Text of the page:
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Only New York and North Carolina Prosecute ALL

16- and 17-Year-Old Children as Adults

Did you know that in New York:

All 16- and 17-year-olds are treated as adults in the criminal justice system regardless of the
alleged offense. This even applies for the overwhelming majority (75.3%) who are charged with

16- and 17-year-olds prosecuted in adult courts, who are incarcerated or detained, are housed
with adults in adult jails and prisons. Research shows that youth are not safe in adult jails and
prisons and are at the greatest risk of sexual victimization and physical violence.

Youth in adult prisons are often placed in solitary confinement- sometimes as a means of
merely keeping them separate from adults. The isolation young people face in adult facilities is
destructive to their mental health, physical health and development.

Youth are 36 times more likely to commit suicide in an adult facility than in a juvenile facility.

Prosecuting youth in the adult system (rather than a juvenile system) has repeatedly been
proven to increase their likelihood of committing crimes or violent acts in the future.

When youth under age 19 are incarcerated, they are less likely to graduate high school and
more likely to end up back in prison.

Because 16- and 17-year-olds are treated as adults in NY they do not have access to the
continuum of services that has successfully enabled New Yorks younger youth to remain in
their homes and communities without endangering public safety.

New York is one of only two states in the country that have failed to recognize what research and science
have confirmed adolescents are children, and prosecuting and placing them in the adult criminal justice
system doesnt work for them and doesnt work for public safety.

But New York continues to be the only state other than North Carolina that prosecutes ALL youth
as adults when they turn 16 years of age.

Brain Development Science Is Clear Adolescents Are Different Than Adults

Research into brain development underscores that adolescents are in fact children and that the human
brain is not fully formed until the age of 25.

As the cognitive skills of adolescents are developing, adolescents behavior is often impulsive and
adolescents lack the ability to focus on the consequences of their behavior.

Because the adolescent brain is still developing, the character, personality traits and behavior of
adolescents are highly receptive to change; adolescents respond well to interventions, learn to
make responsible choices, and are likely to grow out of negative or delinquent behavior.

Further, New York allows children as young as 7 years old to be arrested and charged
with acts of juvenile delinquency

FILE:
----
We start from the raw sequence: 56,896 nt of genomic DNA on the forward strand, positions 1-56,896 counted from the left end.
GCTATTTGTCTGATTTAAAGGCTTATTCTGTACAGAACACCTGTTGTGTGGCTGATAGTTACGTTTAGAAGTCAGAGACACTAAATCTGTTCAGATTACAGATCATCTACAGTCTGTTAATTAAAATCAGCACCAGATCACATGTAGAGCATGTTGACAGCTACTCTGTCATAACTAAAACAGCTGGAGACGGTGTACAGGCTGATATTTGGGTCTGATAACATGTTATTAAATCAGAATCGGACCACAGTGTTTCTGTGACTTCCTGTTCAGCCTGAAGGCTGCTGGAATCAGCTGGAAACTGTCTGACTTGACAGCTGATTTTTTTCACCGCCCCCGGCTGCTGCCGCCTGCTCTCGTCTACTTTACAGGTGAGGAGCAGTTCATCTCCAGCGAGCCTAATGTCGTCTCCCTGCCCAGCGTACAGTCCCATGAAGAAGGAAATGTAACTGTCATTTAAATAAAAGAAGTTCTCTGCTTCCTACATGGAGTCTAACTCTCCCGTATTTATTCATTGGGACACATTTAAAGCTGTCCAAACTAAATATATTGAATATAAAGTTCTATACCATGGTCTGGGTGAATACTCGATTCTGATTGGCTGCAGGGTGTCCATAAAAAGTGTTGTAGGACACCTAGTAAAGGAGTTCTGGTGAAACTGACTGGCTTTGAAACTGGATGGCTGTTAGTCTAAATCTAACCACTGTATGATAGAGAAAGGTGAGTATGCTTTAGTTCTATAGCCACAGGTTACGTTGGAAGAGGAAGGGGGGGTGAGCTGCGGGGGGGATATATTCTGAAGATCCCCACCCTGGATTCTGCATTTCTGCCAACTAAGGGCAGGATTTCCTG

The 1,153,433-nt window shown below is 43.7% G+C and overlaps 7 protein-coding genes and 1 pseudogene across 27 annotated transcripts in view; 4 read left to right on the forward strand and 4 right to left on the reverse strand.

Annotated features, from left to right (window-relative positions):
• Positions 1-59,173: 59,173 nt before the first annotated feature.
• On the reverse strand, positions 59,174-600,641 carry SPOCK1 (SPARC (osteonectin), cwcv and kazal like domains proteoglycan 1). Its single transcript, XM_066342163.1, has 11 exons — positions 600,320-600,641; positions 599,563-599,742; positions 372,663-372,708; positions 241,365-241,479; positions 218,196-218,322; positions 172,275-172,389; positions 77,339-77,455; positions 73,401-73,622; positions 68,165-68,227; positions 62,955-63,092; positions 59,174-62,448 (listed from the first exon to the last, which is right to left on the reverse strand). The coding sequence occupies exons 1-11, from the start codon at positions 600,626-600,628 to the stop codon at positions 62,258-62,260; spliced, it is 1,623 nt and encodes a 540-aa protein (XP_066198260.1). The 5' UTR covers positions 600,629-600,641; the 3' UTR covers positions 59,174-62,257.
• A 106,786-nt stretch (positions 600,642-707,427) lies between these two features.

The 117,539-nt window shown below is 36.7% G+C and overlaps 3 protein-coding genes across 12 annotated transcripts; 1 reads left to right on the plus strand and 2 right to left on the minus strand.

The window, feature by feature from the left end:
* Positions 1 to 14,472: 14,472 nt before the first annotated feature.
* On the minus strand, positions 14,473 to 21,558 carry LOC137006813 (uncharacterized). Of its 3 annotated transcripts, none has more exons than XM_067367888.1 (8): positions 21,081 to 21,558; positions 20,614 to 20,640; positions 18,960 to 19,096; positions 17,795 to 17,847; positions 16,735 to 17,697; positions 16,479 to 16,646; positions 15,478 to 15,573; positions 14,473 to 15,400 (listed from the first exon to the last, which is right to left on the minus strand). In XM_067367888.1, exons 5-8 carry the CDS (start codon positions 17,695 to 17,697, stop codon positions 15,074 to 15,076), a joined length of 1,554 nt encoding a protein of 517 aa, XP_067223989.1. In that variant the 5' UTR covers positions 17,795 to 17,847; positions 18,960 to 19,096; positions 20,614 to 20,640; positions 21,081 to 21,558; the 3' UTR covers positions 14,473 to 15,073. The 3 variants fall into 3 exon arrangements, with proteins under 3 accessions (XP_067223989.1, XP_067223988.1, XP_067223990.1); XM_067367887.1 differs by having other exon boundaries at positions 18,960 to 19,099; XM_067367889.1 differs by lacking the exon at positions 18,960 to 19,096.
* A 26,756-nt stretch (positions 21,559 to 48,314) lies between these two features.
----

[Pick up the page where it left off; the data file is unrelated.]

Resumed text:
Whos Affected?

Nearly 50,000 16 and 17-year olds are arrested and face the possibility of prosecution as adults in
criminal court each year the vast majority for minor crimes (75.3% are misdemeanors).

Furthermore, more than 600 children ages 13 to 15 are also prosecuted in adult criminal courts
seriously diminishing their life prospects before theyve even entered high school.

Over 70% of the children and youth arrested are black or Latino. Of those sentenced to
incarceration, 80% are black and Latino.

Whats At Stake?

Treating children as adults in the criminal justice system is short-sighted and ineffective; youth
incarcerated in adult facilities are more likely to suffer physical and emotional abuse and to recidivate
realities that are at odds with the goal of rehabilitating youth and protecting public safety:

Studies have found that young people transferred to the adult criminal justice system have
approximately 34% more re-arrests for felony crimes than youth retained in the youth
justice system.
Around 80% of youth released from adult prisons reoffend often going on to
commit more serious crimes.

Studies show that youth in adult prisons are twice as likely to report being beaten by staff, and
50% more likely to be attacked with a weapon than children placed in youth facilities.

Youth in adult prisons face the highest risk of sexual assault.

Youth in adult prisons are often placed in solitary confinement. The isolation young people face in
adult facilities is destructive to their mental health and can cause irreparable harm.

Youth are 36 times more likely to commit suicide in an adult facility than in a juvenile facility.

Rather than continuing to lock young people up in adult prisons, it is critical for New York to ensure that
that youth involved in the criminal justice system are provided with court processes, services and
placement options that are developmentally appropriate.

New York State needs to raise the age of criminal responsibility in a comprehensive manner.

The legal process must respond to all children as children and services and placement options must
meet the rehabilitative needs of all young people.

A comprehensive approach to raising the age of criminal responsibility in New York State is in the
best interest of New Yorks children and youth, communities and community safety.